5. Of his freshman year in college, Adam writes, “I couldn’t shake the feeling like I wasn’t doing college right” (p. 44). What do you think “doing college right” means to him? How does Adam’s confidence suffer during his freshman year? How is Lydia’s campus visit a watershed moment for Adam? Why doesn’t he want to appear lost in front of her?
6. Adam writes, “That’s the thing no one tells you about depression. How exhausting it is to those around the person suffering” (p. 138). How does Adam convey these feelings of exhaustion? Have you had any similar experiences? If so, how did you deal with them?
7. What, according to Adam, is the purpose of a funeral? Why does he feel that they aren’t for the family of the deceased? What do you think? On grief Adam writes, “there’s just too much. Especially with a suicide” (p. 146). What do you think he means? How does reading about other people’s experiences with loss help us process our own ecounters with it?
8. Think about Adam’s relationship with Katie. Were you surprised that they got back together? Why or why not? How does she help him deal with his grief?
9. Why does Adam’s family insist that he make his previously scheduled trip to Los Angeles after Lydia’s suicide? How might it help them? We see a moment from this trip in the prologue and then again later in the story. How does revisiting this trip again later in the narrative help you understand Adam’s state of mind?
10. In “Litost,” Adam talks about the history of mental illness in his family and how little he and his relatives spoke of the details. What do you think makes suicide and depression so difficult to talk about, even generations later? How do you think your family would handle, or has handled, a similar situation?
11. After Lydia’s funeral, Adam talks about self-mythologizing, and how it’s easy to get caught up thinking of life as a storyline with a defined arc. He realizes, “All that time you spent thinking it revolved around you, you weren’t even the main character, you idiot. [Lydia] was” (p. 147). What might be the central arc of your own life story? Do you consider yourself the main character? Why or why not?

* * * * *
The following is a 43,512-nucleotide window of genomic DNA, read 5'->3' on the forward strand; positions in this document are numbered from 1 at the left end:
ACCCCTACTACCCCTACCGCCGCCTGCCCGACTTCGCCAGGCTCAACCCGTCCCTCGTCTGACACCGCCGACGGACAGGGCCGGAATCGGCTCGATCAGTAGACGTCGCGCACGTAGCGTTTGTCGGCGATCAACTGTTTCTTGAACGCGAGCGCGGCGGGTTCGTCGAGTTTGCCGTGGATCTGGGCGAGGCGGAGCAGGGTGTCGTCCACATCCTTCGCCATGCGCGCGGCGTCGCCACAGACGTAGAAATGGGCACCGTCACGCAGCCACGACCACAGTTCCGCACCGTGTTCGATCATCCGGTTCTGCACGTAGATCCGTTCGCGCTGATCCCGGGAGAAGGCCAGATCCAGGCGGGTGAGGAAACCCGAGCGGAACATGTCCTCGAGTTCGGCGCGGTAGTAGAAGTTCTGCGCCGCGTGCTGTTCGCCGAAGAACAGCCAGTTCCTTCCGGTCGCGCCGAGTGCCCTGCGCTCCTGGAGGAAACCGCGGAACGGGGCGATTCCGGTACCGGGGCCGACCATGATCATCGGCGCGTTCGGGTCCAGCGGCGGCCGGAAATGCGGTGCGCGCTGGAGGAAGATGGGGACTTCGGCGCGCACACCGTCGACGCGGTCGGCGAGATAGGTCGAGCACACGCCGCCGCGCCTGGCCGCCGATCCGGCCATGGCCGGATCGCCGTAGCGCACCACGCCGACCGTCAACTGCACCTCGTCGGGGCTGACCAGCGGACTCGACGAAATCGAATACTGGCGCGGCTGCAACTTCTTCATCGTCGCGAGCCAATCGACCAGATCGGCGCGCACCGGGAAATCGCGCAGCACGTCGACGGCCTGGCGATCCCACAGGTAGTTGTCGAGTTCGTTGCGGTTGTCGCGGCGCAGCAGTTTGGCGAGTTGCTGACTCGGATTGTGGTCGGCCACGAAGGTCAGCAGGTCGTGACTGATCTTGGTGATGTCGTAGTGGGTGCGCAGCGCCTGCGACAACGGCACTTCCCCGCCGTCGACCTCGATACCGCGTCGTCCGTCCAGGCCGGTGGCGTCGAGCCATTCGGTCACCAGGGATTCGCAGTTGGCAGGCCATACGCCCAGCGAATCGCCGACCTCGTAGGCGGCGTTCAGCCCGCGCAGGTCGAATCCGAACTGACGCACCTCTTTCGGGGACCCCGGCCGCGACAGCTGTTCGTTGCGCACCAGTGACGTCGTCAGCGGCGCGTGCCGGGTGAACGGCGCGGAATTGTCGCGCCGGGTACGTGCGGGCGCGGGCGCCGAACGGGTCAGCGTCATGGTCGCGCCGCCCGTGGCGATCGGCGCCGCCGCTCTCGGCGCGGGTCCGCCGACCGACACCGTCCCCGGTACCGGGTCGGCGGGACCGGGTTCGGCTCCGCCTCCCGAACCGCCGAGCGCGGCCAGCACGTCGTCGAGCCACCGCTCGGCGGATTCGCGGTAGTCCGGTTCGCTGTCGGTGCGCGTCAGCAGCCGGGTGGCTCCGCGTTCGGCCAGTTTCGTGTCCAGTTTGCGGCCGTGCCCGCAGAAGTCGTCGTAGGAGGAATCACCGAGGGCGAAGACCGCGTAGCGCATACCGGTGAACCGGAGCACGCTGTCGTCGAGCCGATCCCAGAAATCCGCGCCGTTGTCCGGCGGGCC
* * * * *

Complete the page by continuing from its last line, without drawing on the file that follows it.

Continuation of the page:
12. Toward the end of the book, Adam writes that he understands Lydia’s pain was unbearable because “she knew she would destroy us but she had to do it anyway. . . . And if that’s the choice she had to make to end the misery, then I have to choose to love her for that choice” (pp. 224–225). Do you relate to Adam’s conclusion? Why or why not?
13. After Lydia’s death, Adam was visited repeatedly by a hawk. When he shared this with his mother, “she looked at me with wide eyes and we both just knew. That was her. That was Lydia. . . . She was trying to reach us. She was trying to show us how beautiful and strong she still was” (p. 210). How did this experience hold a measure of healing for Adam as he felt his sister’s presence again? Do you believe that people who have passed may visit loved ones in some form after death?
Enhance Your Book Club
1.Tragedy Plus Time has drawn comparisons to Dave Eggers’s A Heartbreaking Work of Staggering Genius. Read both books and discuss them with your book club. Do you think the comparisons are apt? Were there any similarities in the ways that Adam Cayton-Holland and Dave Eggers came to terms with their grief?
2. Learn more about the mental health resources in your area and on a national level. What therapists, medical practitioners, and other mental health professionals are available near you? Research national mental health organizations and suicide prevention centers, such as the American Foundation for Suicide Prevention (https://afsp.org), that can be vital for those struggling with mental health and share these resources with your community.
3. Adam’s comedic trio christens themselves the Grawlix. What does the name mean? Watch their Web series at http://www.funnyordie.com/thegrawlix and discuss it with your book club. Adam says that the name of the trio “was perfect, obscure, and pretentious” (p. 92). Do you agree? Why or why not?
4. To learn more about Adam Cayton-Holland, listen to and watch some of his routines. Find out when he will be in a city near you by visiting his official site at adamcaytonholland.com
A Conversation with Adam Cayton-Holland
Congratulations on the publication of Tragedy Plus Time. In your memoir, you talk about working on Those Who Can’t both for you and for Lydia. Did you feel the same about writing this book?
Absolutely. I suppose it was more for me than her, though. I mean, I wanted the book to serve as a sort of tribute to her, but it wasn’t like she necessarily wanted or needed that. Though I think she would really like it. But it was something I needed to do as part of my mourning process. I think that’s why my family was okay with it, even though it’s hard to have all we went through aired publicly. We all respect whatever the others have to do to grieve.